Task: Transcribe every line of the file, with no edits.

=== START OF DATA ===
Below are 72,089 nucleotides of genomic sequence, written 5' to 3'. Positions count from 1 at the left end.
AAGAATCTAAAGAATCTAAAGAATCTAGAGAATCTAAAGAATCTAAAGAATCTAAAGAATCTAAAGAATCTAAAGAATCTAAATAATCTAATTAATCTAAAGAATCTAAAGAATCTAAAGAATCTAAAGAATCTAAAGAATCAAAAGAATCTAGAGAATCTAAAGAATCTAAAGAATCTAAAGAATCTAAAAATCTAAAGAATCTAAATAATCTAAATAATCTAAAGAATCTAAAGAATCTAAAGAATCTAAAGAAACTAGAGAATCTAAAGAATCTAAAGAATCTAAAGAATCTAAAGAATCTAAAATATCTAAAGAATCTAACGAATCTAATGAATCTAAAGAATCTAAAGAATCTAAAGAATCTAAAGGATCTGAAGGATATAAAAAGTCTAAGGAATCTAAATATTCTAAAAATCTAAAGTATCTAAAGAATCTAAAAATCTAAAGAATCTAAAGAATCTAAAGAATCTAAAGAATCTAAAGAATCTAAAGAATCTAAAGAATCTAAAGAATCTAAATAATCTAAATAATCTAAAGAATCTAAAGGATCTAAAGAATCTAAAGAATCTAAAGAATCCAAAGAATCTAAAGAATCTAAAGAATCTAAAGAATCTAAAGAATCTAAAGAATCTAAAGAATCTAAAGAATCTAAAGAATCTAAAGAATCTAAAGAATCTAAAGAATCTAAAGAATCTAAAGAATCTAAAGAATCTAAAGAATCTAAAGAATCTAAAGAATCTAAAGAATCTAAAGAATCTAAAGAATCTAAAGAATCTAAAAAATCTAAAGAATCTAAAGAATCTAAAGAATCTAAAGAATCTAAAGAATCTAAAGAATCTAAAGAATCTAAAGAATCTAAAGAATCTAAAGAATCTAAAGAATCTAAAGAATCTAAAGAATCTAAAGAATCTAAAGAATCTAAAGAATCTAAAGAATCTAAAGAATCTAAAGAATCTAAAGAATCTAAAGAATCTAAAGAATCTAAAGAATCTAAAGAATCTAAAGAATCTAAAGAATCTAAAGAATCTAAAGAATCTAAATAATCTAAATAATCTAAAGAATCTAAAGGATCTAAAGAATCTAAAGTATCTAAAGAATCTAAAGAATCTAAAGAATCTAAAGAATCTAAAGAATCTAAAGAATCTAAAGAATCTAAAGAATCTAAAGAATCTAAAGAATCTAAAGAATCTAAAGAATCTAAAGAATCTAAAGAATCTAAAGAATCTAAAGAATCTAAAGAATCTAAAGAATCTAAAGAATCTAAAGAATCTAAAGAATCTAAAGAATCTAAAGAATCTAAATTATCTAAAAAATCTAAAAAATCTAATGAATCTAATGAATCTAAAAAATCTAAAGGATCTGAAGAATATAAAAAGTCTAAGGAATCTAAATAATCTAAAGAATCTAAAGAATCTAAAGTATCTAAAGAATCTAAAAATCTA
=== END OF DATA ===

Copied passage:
Below are 72,089 nucleotides of genomic sequence, written 5' to 3'. Positions count from 1 at the left end.
AAGAATCTAAAGAATCTAAAGAATCTAGAGAATCTAAAGAATCTAAAGAATCTAAAGAATCTAAAGAATCTAAAGAATCTAAATAATCTAATTAATCTAAAGAATCTAAAGAATCTAAAGAATCTAAAGAATCTAAAGAATCAAAAGAATCTAGAGAATCTAAAGAATCTAAAGAATCTAAAGAATCTAAAAATCTAAAGAATCTAAATAATCTAAATAATCTAAAGAATCTAAAGAATCTAAAGAATCTAAAGAAACTAGAGAATCTAAAGAATCTAAAGAATCTAAAGAATCTAAAGAATCTAAAATATCTAAAGAATCTAACGAATCTAATGAATCTAAAGAATCTAAAGAATCTAAAGAATCTAAAGGATCTGAAGGATATAAAAAGTCTAAGGAATCTAAATATTCTAAAAATCTAAAGTATCTAAAGAATCTAAAAATCTAAAGAATCTAAAGAATCTAAAGAATCTAAAGAATCTAAAGAATCTAAAGAATCTAAAGAATCTAAAGAATCTAAATAATCTAAATAATCTAAAGAATCTAAAGGATCTAAAGAATCTAAAGAATCTAAAGAATCCAAAGAATCTAAAGAATCTAAAGAATCTAAAGAATCTAAAGAATCTAAAGAATCTAAAGAATCTAAAGAATCTAAAGAATCTAAAGAATCTAAAGAATCTAAAGAATCTAAAGAATCTAAAGAATCTAAAGAATCTAAAGAATCTAAAGAATCTAAAGAATCTAAAGAATCTAAAGAATCTAAAGAATCTAAAGAATCTAAAAAATCTAAAGAATCTAAAGAATCTAAAGAATCTAAAGAATCTAAAGAATCTAAAGAATCTAAAGAATCTAAAGAATCTAAAGAATCTAAAGAATCTAAAGAATCTAAAGAATCTAAAGAATCTAAAGAATCTAAAGAATCTAAAGAATCTAAAGAATCTAAAGAATCTAAAGAATCTAAAGAATCTAAAGAATCTAAAGAATCTAAAGAATCTAAAGAATCTAAAGAATCTAAAGAATCTAAAGAATCTAAAGAATCTAAATAATCTAAATAATCTAAAGAATCTAAAGGATCTAAAGAATCTAAAGTATCTAAAGAATCTAAAGAATCTAAAGAATCTAAAGAATCTAAAGAATCTAAAGAATCTAAAGAATCTAAAGAATCTAAAGAATCTAAAGAATCTAAAGAATCTAAAGAATCTAAAGAATCTAAAGAATCTAAAGAATCTAAAGAATCTAAAGAATCTAAAGAATCTAAAGAATCTAAAGAATCTAAAGAATCTAAAGAATCTAAAGAATCTAAATTATCTAAAAAATCTAAAAAATCTAATGAATCTAATGAATCTAAAAAATCTAAAGGATCTGAAGAATATAAAAAGTCTAAGGAATCTAAATAATCTAAAGAATCTAAAGAATCTAAAGTATCTAAAGAATCTAAAAATCTA